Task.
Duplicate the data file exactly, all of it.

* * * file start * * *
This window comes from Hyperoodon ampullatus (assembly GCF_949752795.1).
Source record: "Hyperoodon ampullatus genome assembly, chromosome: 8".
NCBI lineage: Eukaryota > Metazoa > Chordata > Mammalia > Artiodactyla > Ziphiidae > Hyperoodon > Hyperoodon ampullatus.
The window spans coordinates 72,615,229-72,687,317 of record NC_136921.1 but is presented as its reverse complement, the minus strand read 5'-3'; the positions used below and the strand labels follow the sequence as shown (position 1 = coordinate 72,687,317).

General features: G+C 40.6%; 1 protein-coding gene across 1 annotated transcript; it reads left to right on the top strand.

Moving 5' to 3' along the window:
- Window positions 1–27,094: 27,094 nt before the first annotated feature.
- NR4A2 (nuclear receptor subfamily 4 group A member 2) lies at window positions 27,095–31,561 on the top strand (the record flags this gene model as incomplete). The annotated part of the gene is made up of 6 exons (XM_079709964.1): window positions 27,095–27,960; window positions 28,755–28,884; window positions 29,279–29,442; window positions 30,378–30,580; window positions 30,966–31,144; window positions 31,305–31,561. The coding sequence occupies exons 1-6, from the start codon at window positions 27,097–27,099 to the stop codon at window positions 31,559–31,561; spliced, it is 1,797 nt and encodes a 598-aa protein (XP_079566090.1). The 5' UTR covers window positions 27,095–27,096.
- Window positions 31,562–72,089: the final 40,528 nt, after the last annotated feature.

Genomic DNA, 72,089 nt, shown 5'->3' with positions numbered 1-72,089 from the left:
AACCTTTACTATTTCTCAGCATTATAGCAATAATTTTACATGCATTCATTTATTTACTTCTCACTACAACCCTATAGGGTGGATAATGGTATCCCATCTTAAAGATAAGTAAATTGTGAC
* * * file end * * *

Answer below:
This window comes from Hyperoodon ampullatus (assembly GCF_949752795.1).
Source record: "Hyperoodon ampullatus genome assembly, chromosome: 8".
NCBI lineage: Eukaryota > Metazoa > Chordata > Mammalia > Artiodactyla > Ziphiidae > Hyperoodon > Hyperoodon ampullatus.
The window spans coordinates 72,615,229-72,687,317 of record NC_136921.1 but is presented as its reverse complement, the minus strand read 5'-3'; the positions used below and the strand labels follow the sequence as shown (position 1 = coordinate 72,687,317).

General features: G+C 40.6%; 1 protein-coding gene across 1 annotated transcript; it reads left to right on the top strand.

Moving 5' to 3' along the window:
- Window positions 1–27,094: 27,094 nt before the first annotated feature.
- NR4A2 (nuclear receptor subfamily 4 group A member 2) lies at window positions 27,095–31,561 on the top strand (the record flags this gene model as incomplete). The annotated part of the gene is made up of 6 exons (XM_079709964.1): window positions 27,095–27,960; window positions 28,755–28,884; window positions 29,279–29,442; window positions 30,378–30,580; window positions 30,966–31,144; window positions 31,305–31,561. The coding sequence occupies exons 1-6, from the start codon at window positions 27,097–27,099 to the stop codon at window positions 31,559–31,561; spliced, it is 1,797 nt and encodes a 598-aa protein (XP_079566090.1). The 5' UTR covers window positions 27,095–27,096.
- Window positions 31,562–72,089: the final 40,528 nt, after the last annotated feature.

Genomic DNA, 72,089 nt, shown 5'->3' with positions numbered 1-72,089 from the left:
AACCTTTACTATTTCTCAGCATTATAGCAATAATTTTACATGCATTCATTTATTTACTTCTCACTACAACCCTATAGGGTGGATAATGGTATCCCATCTTAAAGATAAGTAAATTGTGAC